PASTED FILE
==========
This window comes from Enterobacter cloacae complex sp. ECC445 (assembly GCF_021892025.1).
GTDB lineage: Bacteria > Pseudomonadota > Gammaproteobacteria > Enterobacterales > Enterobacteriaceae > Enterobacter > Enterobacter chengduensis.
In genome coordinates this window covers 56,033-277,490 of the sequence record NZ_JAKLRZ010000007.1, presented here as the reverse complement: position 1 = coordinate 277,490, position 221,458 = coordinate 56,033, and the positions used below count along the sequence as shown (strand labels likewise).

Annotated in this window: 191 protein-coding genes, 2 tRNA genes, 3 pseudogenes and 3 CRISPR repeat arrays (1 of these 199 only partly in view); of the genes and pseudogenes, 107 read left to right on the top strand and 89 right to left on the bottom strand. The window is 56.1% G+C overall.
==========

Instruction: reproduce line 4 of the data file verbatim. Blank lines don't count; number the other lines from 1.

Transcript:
Annotated in this window: 191 protein-coding genes, 2 tRNA genes, 3 pseudogenes and 3 CRISPR repeat arrays (1 of these 199 only partly in view); of the genes and pseudogenes, 107 read left to right on the top strand and 89 right to left on the bottom strand. The window is 56.1% G+C overall.